Iran punishing itself by delaying inspections - IAEA
WASHINGTON (AFP) Mar 15, 2004
Iran is punishing itself by delaying international inspections since this will prolong the UN nuclear watchdog's investigation of Tehran's atomic program, the watchdog's head Mohamed ElBaradei said Sunday.

He said the International Atomic Energy Agency's (IAEA) discovery in January of designs for sophisticated P2 centrifuges in Iran for making highly enriched uranium (HEU) that could be used to make the bomb was "a setback, a great setback" since Iran had claimed in October to have fully disclosed its nuclear activities.

This led to a tough resolution against Iran at an IAEA board of governors meeting on Saturday in Vienna.

And that drew Iran's ire and led Tehran to suspend inspections that had been scheduled for last week.

But the Iranians would "be punishing themselves if they delay things," ElBaradei told reporters on a flight from Vienna to Washington, where he is to meet on Wednesday with US President George W. Bush.

The IAEA, which verifies the nuclear Non-Proliferation Treaty (NPT), has since February 2003 been working to determine whether Iran's nuclear programme is peaceful, or geared towards secretly developing atomic weapons as the United States has charged.

It is to review the Iranian programme in June and Tehran's decision to put off the inspection from last week until the end of April could mean the inspectors would not have enough time to file a full report, a diplomat said in Vienna.

ElBaradei said: "The best way obviously to answer all these suspicisons is for us to go back as early as possible."

He said the inspection was a "technical visit ... to clarify some of issues around the P2 and going to the pilot plant (for making enriched uranium) at Natanz (in southern Iraq) to make sure it is locked. it is sealed, it is not operational."

Iran had pledged in October to suspend the enrichment of uranium as a confidence-building measure with the IAEA.

ElBaradei said it was not good for the IAEA inspectors to change their schedules and "definitely inspections should not be dependent on holidays," as Iran claimed in putting off the inspection because of the Iranian New Year next week.

He said he expected Iran to over the next few days reverse its suspension and allow the inspectors in.

ElBaradei said it was a lesson for Iran that "at this stage people are hypersensitive and they (Iran) need to show that there is absolutely 100 percent full transparency."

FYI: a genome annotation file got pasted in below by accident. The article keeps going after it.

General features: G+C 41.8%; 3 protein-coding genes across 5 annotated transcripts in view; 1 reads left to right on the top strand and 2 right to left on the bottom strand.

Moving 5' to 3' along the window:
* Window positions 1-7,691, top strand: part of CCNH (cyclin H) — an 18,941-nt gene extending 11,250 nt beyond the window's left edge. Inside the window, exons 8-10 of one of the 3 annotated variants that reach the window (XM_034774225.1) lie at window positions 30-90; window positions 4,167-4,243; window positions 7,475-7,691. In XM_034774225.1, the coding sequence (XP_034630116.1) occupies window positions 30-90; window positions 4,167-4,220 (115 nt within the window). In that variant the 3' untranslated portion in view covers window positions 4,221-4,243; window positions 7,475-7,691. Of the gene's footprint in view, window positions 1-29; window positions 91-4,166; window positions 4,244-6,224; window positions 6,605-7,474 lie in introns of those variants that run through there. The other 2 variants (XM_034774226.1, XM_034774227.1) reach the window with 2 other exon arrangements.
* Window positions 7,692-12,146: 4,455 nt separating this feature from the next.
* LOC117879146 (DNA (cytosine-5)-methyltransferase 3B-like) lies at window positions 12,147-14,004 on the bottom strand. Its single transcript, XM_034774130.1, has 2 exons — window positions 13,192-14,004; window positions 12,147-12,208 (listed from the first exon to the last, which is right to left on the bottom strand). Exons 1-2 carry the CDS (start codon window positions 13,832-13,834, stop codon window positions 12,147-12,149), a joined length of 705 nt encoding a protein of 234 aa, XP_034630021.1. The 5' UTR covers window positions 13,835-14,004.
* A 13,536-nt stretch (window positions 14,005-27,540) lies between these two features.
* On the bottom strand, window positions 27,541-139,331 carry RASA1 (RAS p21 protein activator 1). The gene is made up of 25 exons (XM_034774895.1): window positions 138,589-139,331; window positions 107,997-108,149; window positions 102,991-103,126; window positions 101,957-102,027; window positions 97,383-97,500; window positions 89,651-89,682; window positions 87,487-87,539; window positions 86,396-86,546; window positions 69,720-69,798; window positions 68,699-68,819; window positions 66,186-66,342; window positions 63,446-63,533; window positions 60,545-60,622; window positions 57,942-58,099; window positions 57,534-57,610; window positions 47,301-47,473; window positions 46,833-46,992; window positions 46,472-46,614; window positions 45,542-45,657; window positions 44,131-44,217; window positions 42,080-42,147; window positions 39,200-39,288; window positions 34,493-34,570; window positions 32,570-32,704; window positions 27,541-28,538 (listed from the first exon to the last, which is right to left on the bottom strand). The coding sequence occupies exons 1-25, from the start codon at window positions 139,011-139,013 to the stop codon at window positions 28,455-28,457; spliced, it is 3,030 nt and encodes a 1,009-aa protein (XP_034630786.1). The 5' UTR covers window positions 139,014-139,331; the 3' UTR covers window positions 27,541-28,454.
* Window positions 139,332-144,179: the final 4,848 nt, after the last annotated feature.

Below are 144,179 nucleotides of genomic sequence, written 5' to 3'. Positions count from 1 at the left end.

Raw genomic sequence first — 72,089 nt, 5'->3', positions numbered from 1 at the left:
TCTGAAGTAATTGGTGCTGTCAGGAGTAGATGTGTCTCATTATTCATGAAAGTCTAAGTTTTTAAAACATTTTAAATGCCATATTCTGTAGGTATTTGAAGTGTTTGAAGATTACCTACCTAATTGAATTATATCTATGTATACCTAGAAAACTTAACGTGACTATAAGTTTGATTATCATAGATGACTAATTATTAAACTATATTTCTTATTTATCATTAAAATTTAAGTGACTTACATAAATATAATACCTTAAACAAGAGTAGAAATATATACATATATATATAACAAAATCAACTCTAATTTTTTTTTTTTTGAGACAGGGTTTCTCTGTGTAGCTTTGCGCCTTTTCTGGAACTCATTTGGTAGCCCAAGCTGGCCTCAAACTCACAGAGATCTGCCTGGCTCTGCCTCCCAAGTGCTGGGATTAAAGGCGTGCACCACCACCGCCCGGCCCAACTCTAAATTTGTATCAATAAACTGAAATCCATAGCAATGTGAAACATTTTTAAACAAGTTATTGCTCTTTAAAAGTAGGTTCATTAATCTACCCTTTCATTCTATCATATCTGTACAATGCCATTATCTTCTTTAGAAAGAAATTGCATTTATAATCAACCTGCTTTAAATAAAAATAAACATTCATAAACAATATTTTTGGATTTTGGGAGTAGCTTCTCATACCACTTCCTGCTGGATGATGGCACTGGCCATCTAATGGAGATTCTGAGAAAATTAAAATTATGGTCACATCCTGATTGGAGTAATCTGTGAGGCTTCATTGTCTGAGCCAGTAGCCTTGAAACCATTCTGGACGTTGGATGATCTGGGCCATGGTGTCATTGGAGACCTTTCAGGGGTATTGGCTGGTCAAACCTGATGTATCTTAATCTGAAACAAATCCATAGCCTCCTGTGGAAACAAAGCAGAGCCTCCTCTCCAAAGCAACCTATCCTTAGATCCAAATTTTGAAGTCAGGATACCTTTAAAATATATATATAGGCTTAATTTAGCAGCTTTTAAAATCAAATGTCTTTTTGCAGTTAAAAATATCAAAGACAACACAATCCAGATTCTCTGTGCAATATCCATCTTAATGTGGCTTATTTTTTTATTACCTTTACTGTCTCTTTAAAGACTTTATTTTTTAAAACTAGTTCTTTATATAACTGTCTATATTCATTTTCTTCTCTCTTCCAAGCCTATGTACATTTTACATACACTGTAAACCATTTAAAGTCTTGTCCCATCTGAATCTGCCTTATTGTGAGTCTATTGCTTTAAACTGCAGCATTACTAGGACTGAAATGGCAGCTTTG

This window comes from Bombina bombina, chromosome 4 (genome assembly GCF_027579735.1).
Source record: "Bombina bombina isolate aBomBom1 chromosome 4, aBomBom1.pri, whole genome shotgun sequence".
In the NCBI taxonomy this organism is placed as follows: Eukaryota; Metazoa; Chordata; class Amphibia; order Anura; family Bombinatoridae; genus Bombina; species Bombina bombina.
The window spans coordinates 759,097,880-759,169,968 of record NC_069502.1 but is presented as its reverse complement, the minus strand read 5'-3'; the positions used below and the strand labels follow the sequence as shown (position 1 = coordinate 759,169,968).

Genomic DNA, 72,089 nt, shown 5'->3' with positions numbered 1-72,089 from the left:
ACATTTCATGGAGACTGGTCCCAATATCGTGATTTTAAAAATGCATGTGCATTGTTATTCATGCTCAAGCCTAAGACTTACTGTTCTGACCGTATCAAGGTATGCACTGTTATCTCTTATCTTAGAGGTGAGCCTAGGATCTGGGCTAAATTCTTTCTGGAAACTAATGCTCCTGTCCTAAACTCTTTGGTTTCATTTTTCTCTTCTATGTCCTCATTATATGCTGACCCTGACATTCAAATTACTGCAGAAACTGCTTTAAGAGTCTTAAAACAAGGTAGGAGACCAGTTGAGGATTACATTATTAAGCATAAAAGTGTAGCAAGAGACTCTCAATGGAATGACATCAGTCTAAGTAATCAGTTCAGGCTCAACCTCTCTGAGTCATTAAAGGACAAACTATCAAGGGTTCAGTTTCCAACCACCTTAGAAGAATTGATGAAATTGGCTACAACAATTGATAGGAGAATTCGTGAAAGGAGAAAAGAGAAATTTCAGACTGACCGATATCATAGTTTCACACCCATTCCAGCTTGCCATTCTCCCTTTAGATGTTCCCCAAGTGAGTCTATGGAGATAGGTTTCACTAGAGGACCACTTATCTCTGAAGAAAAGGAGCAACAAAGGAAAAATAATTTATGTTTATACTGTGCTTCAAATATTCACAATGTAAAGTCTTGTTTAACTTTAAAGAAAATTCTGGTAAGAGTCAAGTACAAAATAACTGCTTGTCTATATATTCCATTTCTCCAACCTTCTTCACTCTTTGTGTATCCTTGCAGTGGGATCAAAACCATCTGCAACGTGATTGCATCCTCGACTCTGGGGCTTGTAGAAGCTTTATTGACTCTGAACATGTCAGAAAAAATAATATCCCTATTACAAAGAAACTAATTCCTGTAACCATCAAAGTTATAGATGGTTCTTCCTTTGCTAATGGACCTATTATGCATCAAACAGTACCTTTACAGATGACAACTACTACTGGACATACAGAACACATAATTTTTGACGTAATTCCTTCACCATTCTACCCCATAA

Iran must make a full declaration on its nuclear program soon, he said.

"I told the Iranians, if there's anything still to be declared under the (international) safeguards agreement under the (additional) protocol (to the , they should come with it yesterday and not tomorrow," ElBaradei said.

Iran's ambassador to the IAEA Pirooz Hosseini said in Vienna last week that Tehran had not told all in October "because what we announced at that time was based on our obligations under the safeguard agreement" of the NPT.

Iran then in December signed the additional protocol allowing for wider inspections and Hosseini said that "according to the time line of the additional protocol, we are going to provide every information which is necessary for the agency."

ElBaradei said if Iran wanted things to move forward at the IAEA board meeting in June "they have to come with the protocol as early as possible for us to do the proper analysis and to report on it.

"If it comes one day before the June board, then we cannot digest it," ElBaradei said.

He said the IAEA hopes to wrap up its investigation of Iran's nuclear program for suspected weapons-related activities by the end of this year.

"If there is no smoking gun, no 800-pound gorilla, if we get cooperation from the country of origin (for imported nuclear equipment), I see no reason why we should not be able to have at least most of it wrapped up by the end of the year," he said.

The major remaining issue is whether traces of highly enriched uranium that could be weapon-grade found by the IAEA at two sites in Iran were homemade or came from contamination from centrifuge parts bought on a black market abroad, as Iran claims.

"We need all the support from Iran (to resolve this) but also need support from the importing country," ElBaradei said, referring to environmental samples the IAEA wants to make in Pakistan on centrifuge parts there.